Chinese Govt imposes fresh controls on online video shows
China has made it compulsory for presenters of streamed online video shows to register with their real names from January as part of a series of measures to tighten control over content on the Internet.
The rules oblige operators of online shows to identify presenters via interviews or video calls, and apply for licenses from provincial cultural authorities which will be filed with the ministry, the Cultural Ministry said.
The regulation also states that operators should obtain a permit from the ministry before offering channels to presenters from the Hong Kong Special Administrative Region (SAR), Macao SAR, Taiwan and foreign countries, state-run Xinhua news agency reported.
Operators must carry out real-time supervision of performances and keep records of all the shows.
A mechanism for handling emergencies should be established, and once they detect content that violates laws and regulations in the shows, operators must suspend services, preserve relevant data, and report the matter to authorities.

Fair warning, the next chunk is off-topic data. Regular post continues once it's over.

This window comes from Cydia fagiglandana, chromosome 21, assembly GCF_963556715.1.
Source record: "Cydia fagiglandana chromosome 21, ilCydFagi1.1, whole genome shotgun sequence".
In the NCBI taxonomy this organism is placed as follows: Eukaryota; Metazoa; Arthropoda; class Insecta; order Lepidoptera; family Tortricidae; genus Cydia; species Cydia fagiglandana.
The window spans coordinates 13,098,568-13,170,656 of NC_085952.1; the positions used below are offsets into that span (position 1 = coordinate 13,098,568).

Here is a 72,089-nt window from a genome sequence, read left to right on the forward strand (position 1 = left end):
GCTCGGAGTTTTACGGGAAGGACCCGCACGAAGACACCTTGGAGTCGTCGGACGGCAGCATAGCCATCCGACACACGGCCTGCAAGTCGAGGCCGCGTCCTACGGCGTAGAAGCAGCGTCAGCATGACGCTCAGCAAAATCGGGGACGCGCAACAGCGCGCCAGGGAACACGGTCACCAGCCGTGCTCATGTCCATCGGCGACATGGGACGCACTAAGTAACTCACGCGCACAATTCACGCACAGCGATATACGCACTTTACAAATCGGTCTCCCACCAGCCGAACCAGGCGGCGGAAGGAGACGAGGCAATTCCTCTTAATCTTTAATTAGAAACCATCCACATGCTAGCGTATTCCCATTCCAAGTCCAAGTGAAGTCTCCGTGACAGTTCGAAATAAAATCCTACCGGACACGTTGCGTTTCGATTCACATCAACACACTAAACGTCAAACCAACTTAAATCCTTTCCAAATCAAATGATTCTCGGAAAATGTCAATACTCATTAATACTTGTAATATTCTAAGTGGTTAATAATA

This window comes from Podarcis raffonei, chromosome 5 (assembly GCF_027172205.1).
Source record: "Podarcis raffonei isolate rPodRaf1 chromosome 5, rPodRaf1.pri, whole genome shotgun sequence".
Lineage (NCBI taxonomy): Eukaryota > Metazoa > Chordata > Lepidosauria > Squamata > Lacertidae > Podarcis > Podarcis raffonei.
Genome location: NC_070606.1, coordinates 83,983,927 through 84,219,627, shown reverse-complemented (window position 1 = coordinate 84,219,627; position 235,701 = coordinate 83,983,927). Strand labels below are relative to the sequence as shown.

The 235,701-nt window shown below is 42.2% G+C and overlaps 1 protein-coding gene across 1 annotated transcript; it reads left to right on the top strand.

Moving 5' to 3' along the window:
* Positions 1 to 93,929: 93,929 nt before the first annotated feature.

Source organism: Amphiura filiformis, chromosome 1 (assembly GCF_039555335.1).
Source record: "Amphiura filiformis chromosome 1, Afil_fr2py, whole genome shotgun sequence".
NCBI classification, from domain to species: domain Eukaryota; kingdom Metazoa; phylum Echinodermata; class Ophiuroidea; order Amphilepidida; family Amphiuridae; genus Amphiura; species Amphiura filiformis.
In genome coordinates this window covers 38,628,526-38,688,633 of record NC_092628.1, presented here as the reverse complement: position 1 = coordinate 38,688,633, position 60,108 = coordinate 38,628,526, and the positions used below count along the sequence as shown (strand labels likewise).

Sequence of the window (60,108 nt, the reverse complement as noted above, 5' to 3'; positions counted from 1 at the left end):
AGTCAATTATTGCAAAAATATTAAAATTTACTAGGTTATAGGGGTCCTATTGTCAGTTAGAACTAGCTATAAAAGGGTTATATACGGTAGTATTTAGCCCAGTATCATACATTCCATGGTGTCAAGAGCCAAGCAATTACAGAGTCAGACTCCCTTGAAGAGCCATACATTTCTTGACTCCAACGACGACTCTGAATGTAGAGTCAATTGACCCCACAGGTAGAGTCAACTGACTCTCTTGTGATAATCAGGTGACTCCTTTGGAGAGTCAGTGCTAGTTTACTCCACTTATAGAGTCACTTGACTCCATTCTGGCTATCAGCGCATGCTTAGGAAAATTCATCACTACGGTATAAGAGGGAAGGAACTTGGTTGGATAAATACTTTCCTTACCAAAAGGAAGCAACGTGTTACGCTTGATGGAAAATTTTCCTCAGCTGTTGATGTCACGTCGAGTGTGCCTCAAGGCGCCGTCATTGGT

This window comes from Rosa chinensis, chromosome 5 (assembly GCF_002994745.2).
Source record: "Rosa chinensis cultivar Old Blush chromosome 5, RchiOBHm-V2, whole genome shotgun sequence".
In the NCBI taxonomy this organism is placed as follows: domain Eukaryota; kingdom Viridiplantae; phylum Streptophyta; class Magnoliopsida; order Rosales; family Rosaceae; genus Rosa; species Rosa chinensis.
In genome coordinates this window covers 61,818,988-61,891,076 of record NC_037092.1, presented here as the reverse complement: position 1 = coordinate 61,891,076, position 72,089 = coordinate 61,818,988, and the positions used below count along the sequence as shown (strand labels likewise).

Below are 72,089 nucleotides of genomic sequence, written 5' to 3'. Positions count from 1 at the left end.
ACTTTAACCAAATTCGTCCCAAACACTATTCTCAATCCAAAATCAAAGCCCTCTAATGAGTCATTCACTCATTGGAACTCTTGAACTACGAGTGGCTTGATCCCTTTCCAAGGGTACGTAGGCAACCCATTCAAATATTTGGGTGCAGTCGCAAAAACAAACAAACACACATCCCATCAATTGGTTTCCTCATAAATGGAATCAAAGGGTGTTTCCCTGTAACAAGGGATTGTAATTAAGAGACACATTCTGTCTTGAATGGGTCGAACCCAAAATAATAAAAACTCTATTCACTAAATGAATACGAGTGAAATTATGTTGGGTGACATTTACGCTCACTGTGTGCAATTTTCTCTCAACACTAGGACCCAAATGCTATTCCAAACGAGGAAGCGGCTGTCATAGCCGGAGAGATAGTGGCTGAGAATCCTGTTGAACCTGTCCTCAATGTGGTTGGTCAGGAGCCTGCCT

A blacklist will be created to strengthen management of online performances and ensure the sector’s healthy and orderly growth.
The new regulation came after a recent report stating that video streaming is booming in China with a large user base expanding to 514 million and a growing number of paid users, creating unprecedented business opportunities.
As of June, the number of streaming service users reached 514 million, accounting for 72.4 per cent of China’s Internet population, according to the 2016 China Online Streaming Development Study Report, released by China Netcasting Services Association (CNSA).
The association was set up in 2011 and published its first report in 2015.
The 2016 report says watching video online has become the primary form of online entertainment in China, tailed by online gaming and reading literature, Xinhua reported.
It also shows 35.5 per cent of streaming users paid for content this year, rising 18.5 percentage points year-on-year.
It is the fastest annual growth in recent years. Most of the paid users are monthly subscribers.
Zhou Jie, deputy secretary of the CNSA, said the trend suggests good commercial potential of the sector.
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